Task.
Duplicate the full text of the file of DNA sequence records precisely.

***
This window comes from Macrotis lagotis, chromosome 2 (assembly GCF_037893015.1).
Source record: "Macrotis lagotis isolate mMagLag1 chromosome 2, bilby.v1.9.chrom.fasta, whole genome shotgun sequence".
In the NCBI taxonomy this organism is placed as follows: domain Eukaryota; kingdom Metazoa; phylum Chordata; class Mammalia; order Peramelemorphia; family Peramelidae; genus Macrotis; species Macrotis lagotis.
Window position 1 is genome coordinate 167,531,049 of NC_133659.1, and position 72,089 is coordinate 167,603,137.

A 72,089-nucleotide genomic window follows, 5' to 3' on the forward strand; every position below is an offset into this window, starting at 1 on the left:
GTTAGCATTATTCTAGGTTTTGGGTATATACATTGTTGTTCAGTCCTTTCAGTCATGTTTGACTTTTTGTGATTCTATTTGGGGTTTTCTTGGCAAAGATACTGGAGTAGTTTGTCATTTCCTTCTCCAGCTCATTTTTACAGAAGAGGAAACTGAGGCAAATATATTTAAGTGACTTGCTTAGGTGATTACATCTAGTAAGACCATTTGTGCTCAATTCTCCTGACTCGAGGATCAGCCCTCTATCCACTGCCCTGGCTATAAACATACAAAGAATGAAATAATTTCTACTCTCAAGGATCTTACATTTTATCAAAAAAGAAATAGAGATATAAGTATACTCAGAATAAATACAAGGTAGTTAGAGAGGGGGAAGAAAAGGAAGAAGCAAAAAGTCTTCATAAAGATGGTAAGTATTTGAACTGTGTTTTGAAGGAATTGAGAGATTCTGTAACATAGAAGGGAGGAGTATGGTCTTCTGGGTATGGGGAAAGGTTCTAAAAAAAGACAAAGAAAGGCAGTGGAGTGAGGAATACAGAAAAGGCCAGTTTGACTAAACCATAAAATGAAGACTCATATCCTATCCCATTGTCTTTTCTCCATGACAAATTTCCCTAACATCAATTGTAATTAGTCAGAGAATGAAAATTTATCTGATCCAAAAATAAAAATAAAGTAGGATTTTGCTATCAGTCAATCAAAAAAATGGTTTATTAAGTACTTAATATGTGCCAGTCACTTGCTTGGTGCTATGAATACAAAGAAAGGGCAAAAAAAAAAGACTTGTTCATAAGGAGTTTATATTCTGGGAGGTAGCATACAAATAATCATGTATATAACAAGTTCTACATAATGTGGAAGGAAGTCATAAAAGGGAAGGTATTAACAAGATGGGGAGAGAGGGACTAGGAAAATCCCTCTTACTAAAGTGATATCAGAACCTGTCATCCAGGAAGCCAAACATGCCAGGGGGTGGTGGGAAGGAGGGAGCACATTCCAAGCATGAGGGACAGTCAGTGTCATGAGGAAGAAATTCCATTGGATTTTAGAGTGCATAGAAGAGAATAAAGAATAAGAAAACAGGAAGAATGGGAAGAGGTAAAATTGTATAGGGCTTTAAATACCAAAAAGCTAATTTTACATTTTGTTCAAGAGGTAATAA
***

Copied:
This window comes from Macrotis lagotis, chromosome 2 (assembly GCF_037893015.1).
Source record: "Macrotis lagotis isolate mMagLag1 chromosome 2, bilby.v1.9.chrom.fasta, whole genome shotgun sequence".
In the NCBI taxonomy this organism is placed as follows: domain Eukaryota; kingdom Metazoa; phylum Chordata; class Mammalia; order Peramelemorphia; family Peramelidae; genus Macrotis; species Macrotis lagotis.
Window position 1 is genome coordinate 167,531,049 of NC_133659.1, and position 72,089 is coordinate 167,603,137.

A 72,089-nucleotide genomic window follows, 5' to 3' on the forward strand; every position below is an offset into this window, starting at 1 on the left:
GTTAGCATTATTCTAGGTTTTGGGTATATACATTGTTGTTCAGTCCTTTCAGTCATGTTTGACTTTTTGTGATTCTATTTGGGGTTTTCTTGGCAAAGATACTGGAGTAGTTTGTCATTTCCTTCTCCAGCTCATTTTTACAGAAGAGGAAACTGAGGCAAATATATTTAAGTGACTTGCTTAGGTGATTACATCTAGTAAGACCATTTGTGCTCAATTCTCCTGACTCGAGGATCAGCCCTCTATCCACTGCCCTGGCTATAAACATACAAAGAATGAAATAATTTCTACTCTCAAGGATCTTACATTTTATCAAAAAAGAAATAGAGATATAAGTATACTCAGAATAAATACAAGGTAGTTAGAGAGGGGGAAGAAAAGGAAGAAGCAAAAAGTCTTCATAAAGATGGTAAGTATTTGAACTGTGTTTTGAAGGAATTGAGAGATTCTGTAACATAGAAGGGAGGAGTATGGTCTTCTGGGTATGGGGAAAGGTTCTAAAAAAAGACAAAGAAAGGCAGTGGAGTGAGGAATACAGAAAAGGCCAGTTTGACTAAACCATAAAATGAAGACTCATATCCTATCCCATTGTCTTTTCTCCATGACAAATTTCCCTAACATCAATTGTAATTAGTCAGAGAATGAAAATTTATCTGATCCAAAAATAAAAATAAAGTAGGATTTTGCTATCAGTCAATCAAAAAAATGGTTTATTAAGTACTTAATATGTGCCAGTCACTTGCTTGGTGCTATGAATACAAAGAAAGGGCAAAAAAAAAAGACTTGTTCATAAGGAGTTTATATTCTGGGAGGTAGCATACAAATAATCATGTATATAACAAGTTCTACATAATGTGGAAGGAAGTCATAAAAGGGAAGGTATTAACAAGATGGGGAGAGAGGGACTAGGAAAATCCCTCTTACTAAAGTGATATCAGAACCTGTCATCCAGGAAGCCAAACATGCCAGGGGGTGGTGGGAAGGAGGGAGCACATTCCAAGCATGAGGGACAGTCAGTGTCATGAGGAAGAAATTCCATTGGATTTTAGAGTGCATAGAAGAGAATAAAGAATAAGAAAACAGGAAGAATGGGAAGAGGTAAAATTGTATAGGGCTTTAAATACCAAAAAGCTAATTTTACATTTTGTTCAAGAGGTAATAA